Meet the Man Who Helps Make ‘Jessica Jones’ Feel So Real

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Photo Source: David Giesbrecht/Netflix

Though he was at first hesitant to work on Marvel’s Netflix superhero series “Jessica Jones,” director of photography Manuel Billeter now rejoices in the series’ realism, an atmospheric vision fully realized through his craft. Billeter spoke with Backstage about what ultimately brought him on board the project—“Jessica Jones” Season 2 is now streaming—as well as how he creates an on-set environment where actors can give their best performances.

What exactly does the director of photography do?
In broad strokes, the DP realizes the vision the director brings to the project. We create the look together, of course, with many other collaborators. That’s the production designer building the sets, the set decorators decorating them, the costume department, hair and makeup. Everything is part of that vision. But as directors of photography, from a technical point of view, we transcribe the vision from the director’s mind into a frame [using] different types of lenses, different types of lighting. Everything contributes very strongly, sometimes subliminally, to how we perceive the space.

READ: 6 Tips for Learning Your Best Camera Angles

How did you come to be involved with “Jessica Jones”?
Initially, I’ll be honest, I was reluctant, because to me, Marvel meant superheroes that save the world and fly around and have the most obscure technology at their disposal to do things that humans cannot do. I didn’t grow up reading Marvel comics. I was hesitant. But then as soon as I read the first couple of pages of the script, I realized that this project would be very different. It emphasizes the “human” more than the “super” in the superhuman, and creating a superhero that is flawed and is suffering from posttraumatic stress disorder was an incredibly fascinating concept. The atmosphere was laid out very early on in the script, and I thought, This is something I would really like to do. We had meetings and more meetings, and I came up with a visual pitch and hoped that it would grab somebody’s attention.

What is the DP’s working relationship to actors?
It is my pleasure and my privilege to be working so closely with artists to create something that can be so profound and also so difficult and so emotional and so touching every day. Often, at the end of a project, I tell actors that it was a privilege watching them work because, ultimately, that is what I do. I really want to create an environment on set within the artifice of having to work in front of a bunch of people with cameras and technical equipment everywhere. I imagine it must be quite difficult for actors to overcome that artifice they’re in, so I try to create an atmosphere on set that is kind and quiet and patient and thoughtful.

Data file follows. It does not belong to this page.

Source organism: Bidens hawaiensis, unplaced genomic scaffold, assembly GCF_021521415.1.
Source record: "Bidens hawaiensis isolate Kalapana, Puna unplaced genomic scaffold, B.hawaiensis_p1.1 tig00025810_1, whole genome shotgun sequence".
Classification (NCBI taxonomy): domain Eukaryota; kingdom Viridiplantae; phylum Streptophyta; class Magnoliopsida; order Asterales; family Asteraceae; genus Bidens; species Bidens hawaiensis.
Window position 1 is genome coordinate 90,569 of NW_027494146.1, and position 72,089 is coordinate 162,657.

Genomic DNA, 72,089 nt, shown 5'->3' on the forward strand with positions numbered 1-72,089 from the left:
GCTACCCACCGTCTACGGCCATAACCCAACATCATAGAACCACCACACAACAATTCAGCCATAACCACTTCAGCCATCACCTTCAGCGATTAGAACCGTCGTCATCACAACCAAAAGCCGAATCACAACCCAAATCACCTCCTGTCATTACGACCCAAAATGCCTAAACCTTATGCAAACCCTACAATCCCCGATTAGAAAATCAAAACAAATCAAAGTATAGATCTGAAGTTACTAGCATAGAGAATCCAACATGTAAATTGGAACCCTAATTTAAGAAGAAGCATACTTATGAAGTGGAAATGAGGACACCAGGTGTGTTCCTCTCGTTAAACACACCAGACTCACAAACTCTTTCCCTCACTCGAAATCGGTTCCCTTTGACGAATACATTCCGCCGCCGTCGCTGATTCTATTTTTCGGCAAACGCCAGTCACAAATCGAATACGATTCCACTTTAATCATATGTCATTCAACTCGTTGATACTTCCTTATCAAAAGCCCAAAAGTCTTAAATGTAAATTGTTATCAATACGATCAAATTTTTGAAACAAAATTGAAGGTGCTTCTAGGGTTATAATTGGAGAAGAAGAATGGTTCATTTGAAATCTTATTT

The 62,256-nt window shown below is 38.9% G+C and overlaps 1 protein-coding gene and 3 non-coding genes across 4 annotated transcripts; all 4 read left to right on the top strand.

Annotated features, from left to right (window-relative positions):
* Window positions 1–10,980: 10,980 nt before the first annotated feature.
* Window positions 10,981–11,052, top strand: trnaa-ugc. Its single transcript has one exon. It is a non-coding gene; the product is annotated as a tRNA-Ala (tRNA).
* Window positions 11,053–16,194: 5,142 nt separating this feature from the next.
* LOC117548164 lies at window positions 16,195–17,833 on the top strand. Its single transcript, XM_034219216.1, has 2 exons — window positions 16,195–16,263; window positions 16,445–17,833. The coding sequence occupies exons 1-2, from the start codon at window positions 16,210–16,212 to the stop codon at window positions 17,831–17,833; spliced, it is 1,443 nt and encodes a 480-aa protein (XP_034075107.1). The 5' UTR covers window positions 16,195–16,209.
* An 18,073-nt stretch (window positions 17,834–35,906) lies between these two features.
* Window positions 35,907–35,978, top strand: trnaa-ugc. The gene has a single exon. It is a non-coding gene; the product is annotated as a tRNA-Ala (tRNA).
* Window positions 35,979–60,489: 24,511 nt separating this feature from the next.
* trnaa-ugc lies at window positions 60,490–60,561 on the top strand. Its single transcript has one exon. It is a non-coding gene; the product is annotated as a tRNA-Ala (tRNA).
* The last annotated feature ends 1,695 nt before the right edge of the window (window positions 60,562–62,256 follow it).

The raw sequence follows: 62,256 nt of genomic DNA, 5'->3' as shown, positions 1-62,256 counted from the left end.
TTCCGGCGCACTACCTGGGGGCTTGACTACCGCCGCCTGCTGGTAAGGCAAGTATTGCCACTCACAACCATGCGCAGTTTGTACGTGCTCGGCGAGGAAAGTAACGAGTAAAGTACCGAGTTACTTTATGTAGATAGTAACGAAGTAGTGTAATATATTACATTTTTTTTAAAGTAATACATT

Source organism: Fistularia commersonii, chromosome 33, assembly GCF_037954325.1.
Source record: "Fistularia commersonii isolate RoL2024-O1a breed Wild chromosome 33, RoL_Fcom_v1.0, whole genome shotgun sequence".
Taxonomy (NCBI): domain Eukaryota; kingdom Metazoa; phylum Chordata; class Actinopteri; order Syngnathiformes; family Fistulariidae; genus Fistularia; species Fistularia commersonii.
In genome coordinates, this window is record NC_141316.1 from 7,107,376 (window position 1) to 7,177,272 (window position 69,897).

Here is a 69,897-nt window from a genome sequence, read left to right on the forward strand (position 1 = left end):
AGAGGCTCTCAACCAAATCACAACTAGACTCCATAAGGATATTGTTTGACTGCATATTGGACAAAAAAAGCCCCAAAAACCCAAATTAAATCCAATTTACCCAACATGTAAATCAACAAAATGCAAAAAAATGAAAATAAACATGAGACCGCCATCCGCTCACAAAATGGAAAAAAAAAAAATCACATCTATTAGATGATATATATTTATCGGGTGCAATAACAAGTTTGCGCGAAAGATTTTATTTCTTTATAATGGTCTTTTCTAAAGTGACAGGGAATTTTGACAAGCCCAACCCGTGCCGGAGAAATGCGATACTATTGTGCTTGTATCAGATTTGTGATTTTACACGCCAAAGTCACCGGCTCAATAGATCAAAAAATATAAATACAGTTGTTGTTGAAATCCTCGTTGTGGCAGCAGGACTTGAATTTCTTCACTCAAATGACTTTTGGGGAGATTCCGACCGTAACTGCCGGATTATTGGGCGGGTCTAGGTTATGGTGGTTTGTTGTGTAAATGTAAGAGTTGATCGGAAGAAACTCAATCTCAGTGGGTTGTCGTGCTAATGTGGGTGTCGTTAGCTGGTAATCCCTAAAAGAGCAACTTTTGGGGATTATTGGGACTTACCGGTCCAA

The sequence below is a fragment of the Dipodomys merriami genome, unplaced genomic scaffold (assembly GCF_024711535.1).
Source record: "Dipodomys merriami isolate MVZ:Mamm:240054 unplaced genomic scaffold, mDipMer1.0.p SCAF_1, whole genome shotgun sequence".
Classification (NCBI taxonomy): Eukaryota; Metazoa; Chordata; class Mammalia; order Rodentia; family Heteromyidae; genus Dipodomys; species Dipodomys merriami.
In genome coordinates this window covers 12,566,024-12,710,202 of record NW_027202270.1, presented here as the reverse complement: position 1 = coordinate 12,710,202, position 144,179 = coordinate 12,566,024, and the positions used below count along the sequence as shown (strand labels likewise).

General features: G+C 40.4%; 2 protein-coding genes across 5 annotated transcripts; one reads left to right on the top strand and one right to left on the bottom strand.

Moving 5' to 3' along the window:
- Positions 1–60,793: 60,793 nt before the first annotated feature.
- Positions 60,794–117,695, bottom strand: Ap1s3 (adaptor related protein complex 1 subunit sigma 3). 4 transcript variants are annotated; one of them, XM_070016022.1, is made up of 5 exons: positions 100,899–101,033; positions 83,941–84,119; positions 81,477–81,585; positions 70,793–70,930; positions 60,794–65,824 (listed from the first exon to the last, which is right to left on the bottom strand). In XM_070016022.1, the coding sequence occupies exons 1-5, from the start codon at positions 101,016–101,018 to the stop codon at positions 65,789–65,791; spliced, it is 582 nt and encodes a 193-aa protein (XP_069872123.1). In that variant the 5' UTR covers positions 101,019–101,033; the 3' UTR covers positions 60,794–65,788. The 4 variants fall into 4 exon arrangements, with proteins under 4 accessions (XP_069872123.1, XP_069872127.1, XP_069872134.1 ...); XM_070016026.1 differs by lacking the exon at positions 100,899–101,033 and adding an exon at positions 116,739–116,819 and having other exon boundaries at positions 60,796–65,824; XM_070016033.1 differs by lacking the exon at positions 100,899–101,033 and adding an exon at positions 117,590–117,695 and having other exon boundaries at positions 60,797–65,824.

Is there anything you do specifically to ensure actors feel confident in the space?
What I’ve been doing now on this show is, I insisted at the beginning with the production designer that they build all the sets with actual hard ceilings. It would create a bit of a challenge for me lighting-wise, because there is no room to come in from the top. But on the other hand, it would force me to work in a more naturalistic way. Most of all, though, I just really wanted to be able to create the world on set within the sound stage that actually feels like a New York apartment, [like] a real place. It’s not just four walls with no lid on top and a bunch of lights hanging. I hope that subliminally, somehow, I help to create a surrounding that is more true to life.

Does an actor’s performance ever change the initial blocking of a shoot?
All the time, and then we have to step up to the plate and adapt, because if a certain blocking doesn’t feel real or feels forced to the actor, the truthfulness of their performance and the authenticity of the scene is out the window. If the actor doesn’t feel comfortable doing something, it doesn’t come from within and it’s a waste of time to shoot it like that.

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Casey Mink
Casey Mink is the senior staff writer at Backstage. When she's not writing about television, film, or theater, she is definitely somewhere watching it.
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